It appears that DEN is done.
Digital Entertainment Network told its 150-person staff late Wednesday that the Santa Monica-based company has run out of funding and can no longer pay employees at the Gen-Y Netcaster.
Staffers, however, were also told that they could continue working on DEN’s Web site as volunteers, until the company managed to secure additional funding.
The company — backed by high-profile investors including Chase Capital Partners, Microsoft, Dell, NBC and former Warner Bros. co-chairman Terry Semel — said it plans to file for Chapter 11 bankruptcy protection as soon as possible. DEN had already laid off more than 100 staffers earlier this year to cut high production costs.
It was only last Friday that execs at the company, including prexy David Neuman, confidently renounced what they called false rumors of insufficient funding to operate into next month.
A new round of financing and merger possibility was close to being finalized with new investors and even Sony, but the deal fell through this week. DEN is looking to sell the biz for up to $11 million, sources say.
Since its launch in 1998, the site has been fiercely criticized for lavish spending on its two facilities and top execs, management shuffles and a sexual harassment lawsuit against co-founder Marc Collins-Rector by a 20-year-old, which industryites said tainted the company’s brand identity. Problems were said to have hurt its fund-raising capabilities.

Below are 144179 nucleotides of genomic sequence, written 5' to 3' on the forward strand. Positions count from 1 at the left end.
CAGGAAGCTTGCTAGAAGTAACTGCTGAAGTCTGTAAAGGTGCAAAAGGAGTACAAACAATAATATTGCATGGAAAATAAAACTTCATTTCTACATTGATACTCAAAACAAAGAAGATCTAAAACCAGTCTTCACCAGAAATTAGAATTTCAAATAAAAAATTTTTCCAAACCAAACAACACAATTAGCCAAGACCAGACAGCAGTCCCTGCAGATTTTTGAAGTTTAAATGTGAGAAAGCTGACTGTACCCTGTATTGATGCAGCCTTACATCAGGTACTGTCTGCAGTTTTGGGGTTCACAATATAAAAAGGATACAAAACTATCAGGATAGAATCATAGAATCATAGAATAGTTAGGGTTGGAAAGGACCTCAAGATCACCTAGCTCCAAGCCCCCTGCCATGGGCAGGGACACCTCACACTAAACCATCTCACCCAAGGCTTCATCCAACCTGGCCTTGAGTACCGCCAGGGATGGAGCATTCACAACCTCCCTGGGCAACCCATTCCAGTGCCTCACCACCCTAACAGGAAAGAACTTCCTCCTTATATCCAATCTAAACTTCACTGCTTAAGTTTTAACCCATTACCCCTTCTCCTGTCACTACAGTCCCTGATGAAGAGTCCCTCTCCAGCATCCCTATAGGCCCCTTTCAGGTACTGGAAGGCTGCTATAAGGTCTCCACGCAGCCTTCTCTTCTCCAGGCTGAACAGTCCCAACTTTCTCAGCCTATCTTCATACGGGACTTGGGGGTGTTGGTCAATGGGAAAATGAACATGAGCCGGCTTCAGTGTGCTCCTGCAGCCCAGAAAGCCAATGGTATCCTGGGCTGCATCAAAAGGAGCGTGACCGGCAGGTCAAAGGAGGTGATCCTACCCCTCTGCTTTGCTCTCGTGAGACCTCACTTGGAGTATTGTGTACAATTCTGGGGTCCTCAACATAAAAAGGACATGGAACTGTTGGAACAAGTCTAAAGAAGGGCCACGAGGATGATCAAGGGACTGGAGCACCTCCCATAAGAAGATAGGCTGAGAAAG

“The people who really know this space are watching with interest,” Neuman told Daily Variety on Friday. “Anyone in this space has taken their slings and arrows. We’ve definitely taken ours. We just have to keep fighting.”
Trying to make a comeback, DEN made its second attempt on Monday to appeal to its young audience, industry naysayers and investors with a flashy new site and original content, but financiers declined to pump more money into the startup.
DEN had raised $60 million to date, and last month announced it had decided to halt production on its original slate of shows and to acquire content from outside production houses in order to cut rising costs. Shows, targeting niche audiences such as Christian teens and extreme-sports fanatics, were said to have cost as much as $100,000 for six-minute episodes.
An IPO filing, which would have sought out to raise $75 million, was canceled in February.
A new management shuffle, which made music player and former Capitol Records topper Gary Gersh DEN’s chairman while Greg Carpenter became CEO and chief information officer, was also seen as a last-ditch effort to turn things around.
Inside sources say the company isn’t plagued by a lot of debt and is likely to begin searching for a buyer, even another Netcaster. Credit Suisse First Boston has been retained to handle a sale.
DEN execs declined to comment, but sources said Gersh and partner and music exec John Silva will move back to G.A.S Entertainment, the music management outfit they founded that reps artists the Foo Fighters, Rage Against the Machine, Beck and the Beastie Boys.